Armstrong Williams

'Tis the holiday season - a time to reflect on all that we have been blessed with here in America. And with those blessings, also the great responsibilities bestowed upon us, each according to the role our Creator has endowed. Soon, that paragon of virtues, the U.S. House of Representatives will return to complete its unfinished business. One piece of such business the entire chamber, both Democrat and Republican, is dreading. For when the People's House reconvenes, it must publicly punish Rep. Charlie Rangel (D-NY) for the several criminal acts he committed against the institution and his colleagues.

The technical term for this punishment is a "censure." To the average American, however, Rangel may be getting off with nothing more than a slap on the wrist. Think about it- any other individual who concealed shady business deals, evaded paying taxes, and used his elective office to advance his own fame and fortune would be behind bars by now. But, the Congress treats its own differently.

Still,Rangel pleaded for mercy when facing his accusers last week. He stated he felt his colleagues should honor that request because he didn't commit these acts for his own "personal gain." Really? I find that hard to believe. Here we have a sitting member - and chairman of the tax-writing committee - use his office to solicit funds for centers and other enterprises with his name on them. Who avoided paying taxes, only to say they were staff errors? Look, I'm not penning this column to re-try Charlie Rangel. It's clear he's remorseful and saddened by his actions. I applaud that.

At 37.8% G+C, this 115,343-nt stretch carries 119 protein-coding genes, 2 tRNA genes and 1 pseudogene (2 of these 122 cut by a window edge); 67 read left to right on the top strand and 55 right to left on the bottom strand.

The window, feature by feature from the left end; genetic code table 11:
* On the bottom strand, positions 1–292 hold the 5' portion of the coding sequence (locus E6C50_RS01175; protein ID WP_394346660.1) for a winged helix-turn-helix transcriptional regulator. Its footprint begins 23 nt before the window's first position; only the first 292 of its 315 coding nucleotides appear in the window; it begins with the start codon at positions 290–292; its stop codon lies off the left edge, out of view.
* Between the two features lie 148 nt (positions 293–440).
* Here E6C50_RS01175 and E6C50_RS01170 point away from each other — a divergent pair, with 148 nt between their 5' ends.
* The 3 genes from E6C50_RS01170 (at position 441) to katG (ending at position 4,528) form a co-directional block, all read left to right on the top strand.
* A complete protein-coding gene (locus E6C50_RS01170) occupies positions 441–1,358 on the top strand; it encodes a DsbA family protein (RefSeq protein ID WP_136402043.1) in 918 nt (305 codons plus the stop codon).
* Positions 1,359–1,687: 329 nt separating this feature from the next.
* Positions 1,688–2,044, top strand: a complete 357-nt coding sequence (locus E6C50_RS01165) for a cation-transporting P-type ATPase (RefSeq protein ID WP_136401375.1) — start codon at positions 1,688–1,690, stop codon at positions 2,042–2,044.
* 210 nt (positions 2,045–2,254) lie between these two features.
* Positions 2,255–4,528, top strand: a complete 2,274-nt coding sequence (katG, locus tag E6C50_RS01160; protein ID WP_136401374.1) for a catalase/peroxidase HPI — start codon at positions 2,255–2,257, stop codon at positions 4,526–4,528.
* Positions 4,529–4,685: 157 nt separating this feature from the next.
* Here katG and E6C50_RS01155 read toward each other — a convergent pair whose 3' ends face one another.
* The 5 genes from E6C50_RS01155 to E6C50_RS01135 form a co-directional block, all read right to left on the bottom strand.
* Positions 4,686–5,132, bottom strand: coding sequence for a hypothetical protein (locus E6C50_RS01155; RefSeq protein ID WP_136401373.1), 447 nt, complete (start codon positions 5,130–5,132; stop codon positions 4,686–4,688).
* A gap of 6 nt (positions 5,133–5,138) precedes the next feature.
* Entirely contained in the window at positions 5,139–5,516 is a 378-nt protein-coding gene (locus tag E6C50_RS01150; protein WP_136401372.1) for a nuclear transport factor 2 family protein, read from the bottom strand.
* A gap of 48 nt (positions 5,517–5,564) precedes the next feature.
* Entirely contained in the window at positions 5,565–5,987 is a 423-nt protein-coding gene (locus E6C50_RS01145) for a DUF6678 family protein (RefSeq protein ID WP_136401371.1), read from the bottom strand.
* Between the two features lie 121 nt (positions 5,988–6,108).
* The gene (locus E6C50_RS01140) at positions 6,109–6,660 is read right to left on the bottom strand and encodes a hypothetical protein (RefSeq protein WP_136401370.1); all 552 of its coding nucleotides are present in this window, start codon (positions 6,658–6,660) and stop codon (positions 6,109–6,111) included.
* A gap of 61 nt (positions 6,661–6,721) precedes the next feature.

But now, he should take his regrets and do the honorable thing and leave the Congress before year's end, even before this House vote. My argument is not based on politics. Rangel's seat is safely in Democratic hands. No, there is simply nothing left for Rangel to do.

The fall of Charlie Rangel bring up several issues. Rangel did not do anything the Congressmen before him hadn’t, and many still do. The difference is that Rangel was starting to be considered a liability by the Pelosi camp, so she fed him to the Republicans and public as the token Democrat to live up to her rhetoric on “draining the swamp” of corruption in the Congress. Strangely, the earliest charge only dates back 10 years ago. It seems odd that after 40 years of public service, Rangel would suddenly start betraying the public trust. It begs the questions “Did he get sloppy, get targeted, or finally give in to temptation?” The latter thought is the most depressing- that a man stood strong for 40 years and decided to throw his hands in the air and joins the barbarians at the gate. This does not excuse Rangel’s behavior, it’s merely food for thought.

Armstrong Williams

Armstrong Williams is a widely-syndicated columnist, CEO of the Graham Williams Group, and hosts the Armstrong Williams Show. He is the author of Reawakening Virtues.
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